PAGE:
Failure has taught me more than success ever could - Aniyia Williams, Black and Brown FoundersFeatured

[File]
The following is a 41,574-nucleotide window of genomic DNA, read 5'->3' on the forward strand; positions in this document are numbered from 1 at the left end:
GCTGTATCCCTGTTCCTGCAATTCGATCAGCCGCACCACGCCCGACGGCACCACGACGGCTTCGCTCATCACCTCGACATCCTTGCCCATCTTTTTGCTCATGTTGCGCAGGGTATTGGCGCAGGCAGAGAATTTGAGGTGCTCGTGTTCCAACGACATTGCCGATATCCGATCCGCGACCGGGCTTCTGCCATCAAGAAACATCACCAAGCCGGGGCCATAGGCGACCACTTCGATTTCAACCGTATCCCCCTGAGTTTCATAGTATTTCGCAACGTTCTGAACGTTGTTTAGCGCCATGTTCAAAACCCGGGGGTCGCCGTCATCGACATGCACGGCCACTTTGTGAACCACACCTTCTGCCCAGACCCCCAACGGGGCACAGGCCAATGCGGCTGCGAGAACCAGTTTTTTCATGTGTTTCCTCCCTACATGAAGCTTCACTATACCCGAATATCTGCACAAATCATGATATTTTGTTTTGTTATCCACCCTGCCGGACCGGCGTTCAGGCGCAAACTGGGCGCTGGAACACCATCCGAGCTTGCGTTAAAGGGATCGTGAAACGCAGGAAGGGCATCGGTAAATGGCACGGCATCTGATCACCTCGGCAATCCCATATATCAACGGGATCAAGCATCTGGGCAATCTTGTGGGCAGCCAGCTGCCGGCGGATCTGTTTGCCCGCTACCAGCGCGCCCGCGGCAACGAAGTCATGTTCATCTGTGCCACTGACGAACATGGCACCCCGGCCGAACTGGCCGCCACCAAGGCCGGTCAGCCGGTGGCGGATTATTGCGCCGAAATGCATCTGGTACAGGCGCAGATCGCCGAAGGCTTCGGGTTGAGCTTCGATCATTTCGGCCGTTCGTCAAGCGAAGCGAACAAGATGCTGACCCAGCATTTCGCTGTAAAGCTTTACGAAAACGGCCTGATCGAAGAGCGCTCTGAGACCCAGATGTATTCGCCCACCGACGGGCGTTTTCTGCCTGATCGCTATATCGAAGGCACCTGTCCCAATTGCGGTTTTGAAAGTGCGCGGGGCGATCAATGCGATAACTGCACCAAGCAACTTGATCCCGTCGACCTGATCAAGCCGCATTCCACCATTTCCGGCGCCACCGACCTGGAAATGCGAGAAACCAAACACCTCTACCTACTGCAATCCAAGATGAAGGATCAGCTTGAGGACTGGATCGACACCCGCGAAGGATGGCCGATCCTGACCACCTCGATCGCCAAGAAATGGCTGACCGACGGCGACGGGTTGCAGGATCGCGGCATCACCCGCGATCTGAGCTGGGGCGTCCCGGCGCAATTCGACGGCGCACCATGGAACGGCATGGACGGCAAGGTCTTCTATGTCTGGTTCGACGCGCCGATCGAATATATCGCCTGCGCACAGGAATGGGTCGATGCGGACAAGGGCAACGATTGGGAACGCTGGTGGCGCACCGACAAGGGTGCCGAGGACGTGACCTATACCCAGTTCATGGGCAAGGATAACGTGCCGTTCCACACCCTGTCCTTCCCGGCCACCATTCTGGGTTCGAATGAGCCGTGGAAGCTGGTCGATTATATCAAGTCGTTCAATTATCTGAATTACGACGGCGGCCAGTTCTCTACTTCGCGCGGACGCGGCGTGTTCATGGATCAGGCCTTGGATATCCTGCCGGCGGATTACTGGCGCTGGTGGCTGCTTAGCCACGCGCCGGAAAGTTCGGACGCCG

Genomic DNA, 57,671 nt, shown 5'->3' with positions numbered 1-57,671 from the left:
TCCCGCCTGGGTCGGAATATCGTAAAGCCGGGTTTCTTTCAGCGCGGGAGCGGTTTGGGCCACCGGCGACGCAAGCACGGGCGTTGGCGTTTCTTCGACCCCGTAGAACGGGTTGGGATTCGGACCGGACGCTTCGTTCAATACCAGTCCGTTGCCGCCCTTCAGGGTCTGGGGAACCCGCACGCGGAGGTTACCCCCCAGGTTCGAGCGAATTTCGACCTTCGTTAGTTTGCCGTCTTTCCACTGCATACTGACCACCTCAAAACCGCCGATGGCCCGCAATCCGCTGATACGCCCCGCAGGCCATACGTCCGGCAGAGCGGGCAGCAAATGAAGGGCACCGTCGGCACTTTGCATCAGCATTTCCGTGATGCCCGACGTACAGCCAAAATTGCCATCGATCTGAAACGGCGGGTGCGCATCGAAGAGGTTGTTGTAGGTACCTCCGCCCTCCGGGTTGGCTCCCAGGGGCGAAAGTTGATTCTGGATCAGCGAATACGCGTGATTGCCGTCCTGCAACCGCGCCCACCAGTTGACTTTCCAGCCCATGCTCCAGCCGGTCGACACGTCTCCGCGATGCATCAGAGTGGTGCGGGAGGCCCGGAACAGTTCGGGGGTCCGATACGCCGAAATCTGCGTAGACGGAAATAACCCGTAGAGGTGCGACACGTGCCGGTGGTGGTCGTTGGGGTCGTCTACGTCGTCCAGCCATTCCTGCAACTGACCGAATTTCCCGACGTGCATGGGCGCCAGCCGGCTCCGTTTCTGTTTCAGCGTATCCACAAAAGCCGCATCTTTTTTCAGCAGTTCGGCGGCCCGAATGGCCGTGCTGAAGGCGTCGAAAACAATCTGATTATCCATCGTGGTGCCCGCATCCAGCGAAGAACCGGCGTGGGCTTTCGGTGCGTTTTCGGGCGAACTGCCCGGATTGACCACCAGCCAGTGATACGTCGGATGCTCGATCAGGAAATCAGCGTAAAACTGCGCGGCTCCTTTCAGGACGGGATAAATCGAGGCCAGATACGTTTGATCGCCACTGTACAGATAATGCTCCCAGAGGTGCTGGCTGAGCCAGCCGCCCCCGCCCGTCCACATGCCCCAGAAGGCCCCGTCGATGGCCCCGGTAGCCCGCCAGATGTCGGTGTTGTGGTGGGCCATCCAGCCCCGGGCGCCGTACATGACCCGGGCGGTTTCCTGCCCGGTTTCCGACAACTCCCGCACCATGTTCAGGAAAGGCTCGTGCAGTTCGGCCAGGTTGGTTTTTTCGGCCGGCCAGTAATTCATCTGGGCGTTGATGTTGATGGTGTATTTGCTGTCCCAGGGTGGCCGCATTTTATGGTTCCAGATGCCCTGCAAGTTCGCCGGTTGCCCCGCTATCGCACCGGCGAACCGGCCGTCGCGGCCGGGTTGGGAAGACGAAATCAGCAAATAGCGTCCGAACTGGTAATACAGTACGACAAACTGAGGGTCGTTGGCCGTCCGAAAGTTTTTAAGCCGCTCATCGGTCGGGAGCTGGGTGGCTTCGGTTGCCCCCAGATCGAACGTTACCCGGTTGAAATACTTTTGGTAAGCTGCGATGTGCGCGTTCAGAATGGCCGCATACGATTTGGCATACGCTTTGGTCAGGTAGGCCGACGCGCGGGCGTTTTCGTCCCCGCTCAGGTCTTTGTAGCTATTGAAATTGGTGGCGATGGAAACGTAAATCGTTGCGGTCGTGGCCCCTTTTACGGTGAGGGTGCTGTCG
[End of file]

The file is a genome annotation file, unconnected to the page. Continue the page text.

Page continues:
What's your personal definition of career success? Has that evolved over time?I’m currently redefining what “success” means to me, but loosely, I’d say it’s the combination of doing meaningful work, getting paid what I’m worth, and working with people whom I admire that also respect me. An abundance of all three things is the holy grail of career success in my opinion, and it may appear simple, but having all of them at the same time can be incredibly challenging.Only recently have I started to understand what it means to pursue this professional success alongside personal success. They are connected. As a wife and mom, overall “success” for me has to consider all of life's essential pieces—work, play, health and love—and seek balance among them. Making progress toward success in each of these areas is hard. Trying to be successful at all four at once is even harder. It requires either going deep on one area while keeping the others in enough forward motion to prevent lost progress, or making slow, incremental improvements to multiple areas at the same time. I know myself well enough to say that neither option is one that I like, but I've seen the damage caused by trying to push hard on everything at once. I’m finally starting to accept that there are constraints, and that success in these areas is rarely an end-point, but rather a status in a moment of time.I also believe that one's relationship to failure plays a role here. I’m a type A, overachieving millennial. I live for the gold star, and I act like “impossible” is a relative term. This means that I struggle with the idea of walking instead of running. It also means that I’ve long held the failure-is-not-an-option kind of views. But today, I’d say I've experienced enough of life to say that failure is ALWAYS an option. And failure isn’t such a bad thing. Failure has taught me so much more than success ever could. Luckily, I fail at things all the time. What saves me is confidence in myself, which reminds me that failure is not always an indication of ability or potential. Often, failure is simply a way of learning how NOT to do something. Aniyia Williams is the Founder and CEO of tech jewelry startup Tinsel, their first product was an audio necklace with the full functionality of headphones integrated into it. She is also Founder and Executive Director of the nonprofit Black and Brown Founders which is aimed at providing Black and Latinx founders resources and networks for starting companies without relying on venture capital and she is one of the Co-Founders of Zebras Unite, a movement which calls for a more ethical and inclusive movement to counter existing startup and venture capital culture.